Thursday, January 26, 2012

Touch of Power by Maria Snyder

I've been looking forward to Touch of Power by Maria V. Snyder for a while now, and was finally able to read it. I found it an enjoyable read, though not quite as fantastic as Poison Study, Snyder's first novel.

In Touch of Power, Avry is a Healer -- the last of the Healers, in fact. When a plague broke out which the Healers were unable to counteract, a rumor spread that the Healers had caused the plague. Now, there is a bounty on the head of any Healer, and Avry lives on the run, rarely using her gift. When she risks healing a sick child, she is caught and imprisoned. She's rescued by a man named Kerrick, who needs her to heal Prince Ryne, a man Avry detests. Kerrick, however, believes that Ryne is the only man who can stop the evil tyrant who is trying to gain political control in the wake of the plague. Saving him could mean saving the lives of thousands. And Ryne has the plague . . . which means that, if Avery heals him, she will be killed by the disease instead.

The story held together well enough, but I felt like a lot of the suspense in the plot stemmed from Avry and Kerrick keeping secrets from each other, and making assumptions about what the other person was thinking or feeling. This is by no means uncommon, particularly in romance plot lines of any genre, so it's not exactly a deal-breaker for me . . . just something I tend to notice. Also, one small detail irritated me the whole way through. A particular plant, the Death Lily, plays a major role in the story -- and for some reason, the author chose to pluralize it as Death Lilys, not Death Lilies. It's consistent throughout the book, so not a typographical error, but I can't imagine why one would choose to do that. As I said, a small thing -- but it took me right out of the story pretty much every time I ran across it.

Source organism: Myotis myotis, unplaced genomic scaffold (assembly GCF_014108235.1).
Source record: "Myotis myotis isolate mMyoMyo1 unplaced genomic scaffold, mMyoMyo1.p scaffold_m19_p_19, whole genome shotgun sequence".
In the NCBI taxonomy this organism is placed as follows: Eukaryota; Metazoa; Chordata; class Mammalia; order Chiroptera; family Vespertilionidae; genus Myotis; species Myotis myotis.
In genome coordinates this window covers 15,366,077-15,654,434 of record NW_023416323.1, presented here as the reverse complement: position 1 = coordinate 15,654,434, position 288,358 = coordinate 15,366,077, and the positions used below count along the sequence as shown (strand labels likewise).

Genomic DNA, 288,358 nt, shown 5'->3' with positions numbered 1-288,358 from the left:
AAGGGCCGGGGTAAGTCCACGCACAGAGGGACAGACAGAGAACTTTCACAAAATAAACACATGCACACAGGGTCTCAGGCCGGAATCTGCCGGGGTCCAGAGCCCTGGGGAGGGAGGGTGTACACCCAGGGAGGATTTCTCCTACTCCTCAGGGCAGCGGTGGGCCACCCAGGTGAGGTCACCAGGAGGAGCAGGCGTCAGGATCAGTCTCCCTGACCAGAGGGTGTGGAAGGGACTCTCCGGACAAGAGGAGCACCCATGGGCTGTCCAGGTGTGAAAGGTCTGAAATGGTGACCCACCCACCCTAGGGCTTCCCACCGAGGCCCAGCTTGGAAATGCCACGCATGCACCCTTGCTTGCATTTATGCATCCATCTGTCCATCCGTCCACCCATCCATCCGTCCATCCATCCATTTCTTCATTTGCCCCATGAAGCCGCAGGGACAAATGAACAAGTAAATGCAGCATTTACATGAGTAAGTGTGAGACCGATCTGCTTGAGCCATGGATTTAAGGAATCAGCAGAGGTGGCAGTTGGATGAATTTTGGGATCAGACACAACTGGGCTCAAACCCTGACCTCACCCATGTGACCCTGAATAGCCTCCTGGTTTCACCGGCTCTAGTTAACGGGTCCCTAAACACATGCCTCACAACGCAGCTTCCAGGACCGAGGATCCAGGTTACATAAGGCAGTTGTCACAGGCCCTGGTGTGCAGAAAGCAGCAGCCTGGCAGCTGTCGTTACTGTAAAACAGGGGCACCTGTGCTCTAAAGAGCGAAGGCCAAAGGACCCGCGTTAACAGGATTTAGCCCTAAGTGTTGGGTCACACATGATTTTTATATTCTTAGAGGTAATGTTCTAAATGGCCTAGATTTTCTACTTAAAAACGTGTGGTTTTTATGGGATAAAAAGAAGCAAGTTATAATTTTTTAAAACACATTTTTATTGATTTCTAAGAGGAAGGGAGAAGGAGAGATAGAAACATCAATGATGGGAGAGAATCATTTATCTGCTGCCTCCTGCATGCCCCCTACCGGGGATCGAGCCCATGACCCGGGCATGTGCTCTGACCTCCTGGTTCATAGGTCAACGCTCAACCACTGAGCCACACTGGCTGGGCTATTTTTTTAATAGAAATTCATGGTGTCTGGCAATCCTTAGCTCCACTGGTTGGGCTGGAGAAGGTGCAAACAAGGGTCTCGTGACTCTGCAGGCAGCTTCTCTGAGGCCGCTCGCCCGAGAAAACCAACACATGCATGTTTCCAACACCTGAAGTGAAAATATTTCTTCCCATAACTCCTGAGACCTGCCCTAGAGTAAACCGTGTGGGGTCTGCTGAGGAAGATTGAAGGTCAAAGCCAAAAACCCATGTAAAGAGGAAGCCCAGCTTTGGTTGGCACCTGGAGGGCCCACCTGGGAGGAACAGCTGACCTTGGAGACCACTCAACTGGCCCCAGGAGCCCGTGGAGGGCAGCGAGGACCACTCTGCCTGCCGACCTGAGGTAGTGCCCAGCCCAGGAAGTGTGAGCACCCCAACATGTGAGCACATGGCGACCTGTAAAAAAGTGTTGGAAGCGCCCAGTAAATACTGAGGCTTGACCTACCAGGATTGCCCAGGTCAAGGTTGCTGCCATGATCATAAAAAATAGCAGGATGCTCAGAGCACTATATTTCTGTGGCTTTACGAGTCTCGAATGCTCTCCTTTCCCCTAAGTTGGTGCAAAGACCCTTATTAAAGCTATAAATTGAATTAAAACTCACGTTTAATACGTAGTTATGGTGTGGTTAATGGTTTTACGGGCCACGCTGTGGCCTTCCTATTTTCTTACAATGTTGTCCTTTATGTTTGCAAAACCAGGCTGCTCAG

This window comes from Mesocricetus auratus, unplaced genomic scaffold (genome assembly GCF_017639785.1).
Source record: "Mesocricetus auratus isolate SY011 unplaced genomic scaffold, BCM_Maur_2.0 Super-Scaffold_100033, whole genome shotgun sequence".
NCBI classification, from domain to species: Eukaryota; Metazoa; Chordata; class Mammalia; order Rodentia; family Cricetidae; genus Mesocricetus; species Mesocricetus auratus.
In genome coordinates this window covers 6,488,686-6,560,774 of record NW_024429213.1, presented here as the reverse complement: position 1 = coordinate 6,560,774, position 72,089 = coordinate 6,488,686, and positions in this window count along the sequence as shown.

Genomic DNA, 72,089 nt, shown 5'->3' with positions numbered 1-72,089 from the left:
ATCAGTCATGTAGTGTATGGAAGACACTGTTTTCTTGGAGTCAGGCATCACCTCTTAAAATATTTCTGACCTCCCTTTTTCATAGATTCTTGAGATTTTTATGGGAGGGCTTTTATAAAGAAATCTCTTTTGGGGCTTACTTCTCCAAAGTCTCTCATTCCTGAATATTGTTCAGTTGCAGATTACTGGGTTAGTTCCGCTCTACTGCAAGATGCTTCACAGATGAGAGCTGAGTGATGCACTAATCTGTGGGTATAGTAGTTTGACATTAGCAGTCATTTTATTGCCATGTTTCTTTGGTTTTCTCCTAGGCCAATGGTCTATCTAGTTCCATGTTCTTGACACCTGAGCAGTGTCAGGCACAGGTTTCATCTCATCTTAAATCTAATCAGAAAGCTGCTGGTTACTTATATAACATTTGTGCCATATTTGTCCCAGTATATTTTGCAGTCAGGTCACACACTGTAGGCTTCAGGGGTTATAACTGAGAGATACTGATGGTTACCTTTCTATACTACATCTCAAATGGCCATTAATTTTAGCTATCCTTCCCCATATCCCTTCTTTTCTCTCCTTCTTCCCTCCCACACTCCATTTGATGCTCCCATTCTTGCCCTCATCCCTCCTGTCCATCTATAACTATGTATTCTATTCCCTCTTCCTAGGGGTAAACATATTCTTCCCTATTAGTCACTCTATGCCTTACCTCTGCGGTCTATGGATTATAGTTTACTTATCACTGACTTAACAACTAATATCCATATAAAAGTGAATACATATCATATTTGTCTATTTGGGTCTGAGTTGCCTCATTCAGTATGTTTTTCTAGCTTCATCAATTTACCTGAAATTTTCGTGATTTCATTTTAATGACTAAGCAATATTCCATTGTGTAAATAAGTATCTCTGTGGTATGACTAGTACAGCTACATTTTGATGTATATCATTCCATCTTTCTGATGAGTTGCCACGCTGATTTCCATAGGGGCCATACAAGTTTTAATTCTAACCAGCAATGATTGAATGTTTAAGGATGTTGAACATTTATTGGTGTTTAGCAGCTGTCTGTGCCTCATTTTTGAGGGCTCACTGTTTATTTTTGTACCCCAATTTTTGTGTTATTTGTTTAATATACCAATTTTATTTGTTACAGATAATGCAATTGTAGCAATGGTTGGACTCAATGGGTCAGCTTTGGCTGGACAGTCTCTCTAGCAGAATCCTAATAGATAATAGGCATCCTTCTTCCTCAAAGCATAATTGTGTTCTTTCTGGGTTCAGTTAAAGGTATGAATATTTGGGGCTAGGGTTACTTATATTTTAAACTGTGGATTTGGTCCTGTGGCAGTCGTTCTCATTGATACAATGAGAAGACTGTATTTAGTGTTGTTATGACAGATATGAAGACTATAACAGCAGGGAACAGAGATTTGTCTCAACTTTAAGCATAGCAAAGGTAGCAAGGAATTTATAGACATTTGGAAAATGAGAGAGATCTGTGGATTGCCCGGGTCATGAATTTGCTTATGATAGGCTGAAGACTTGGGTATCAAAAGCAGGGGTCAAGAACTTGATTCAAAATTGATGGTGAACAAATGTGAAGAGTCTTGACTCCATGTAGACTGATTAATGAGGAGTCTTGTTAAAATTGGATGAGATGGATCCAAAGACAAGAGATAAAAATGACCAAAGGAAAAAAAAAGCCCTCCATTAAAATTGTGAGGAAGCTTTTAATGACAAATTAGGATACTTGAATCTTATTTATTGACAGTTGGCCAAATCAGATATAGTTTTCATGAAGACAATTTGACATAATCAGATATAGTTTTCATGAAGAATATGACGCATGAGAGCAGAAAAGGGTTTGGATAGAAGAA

If you think you can get past the niggling details that bothered me, I'd recommend this book.  It's set in a different fantasy world than Snyder's Ixia/Sitia novels, so knowledge of her other books isn't necessary.

(Review copy borrowed through my library system.)


  1. What did you think of all the Ixia/Sitia books? I really liked Poison Study and was pretty happy with the other two in that trilogy. I wasn't a huge fan of the second bunch, the ones with Opal as a main character. Too much of the character making the same mistakes over and over, and between the 6 books too much rape and torture. It felt like the author didn't know how to write anything else. And the ending felt contrived and artificial. There's forgiveness and then there's being ready for nomination to sainthood.

  2. I loved Poison Study, and really liked the next two in that trilogy. Like you, I didn't care much for Opal's story . . . in fact, I can't even remember if I read the third book. I'd say Touch of Power falls somewhere in between the two, for me.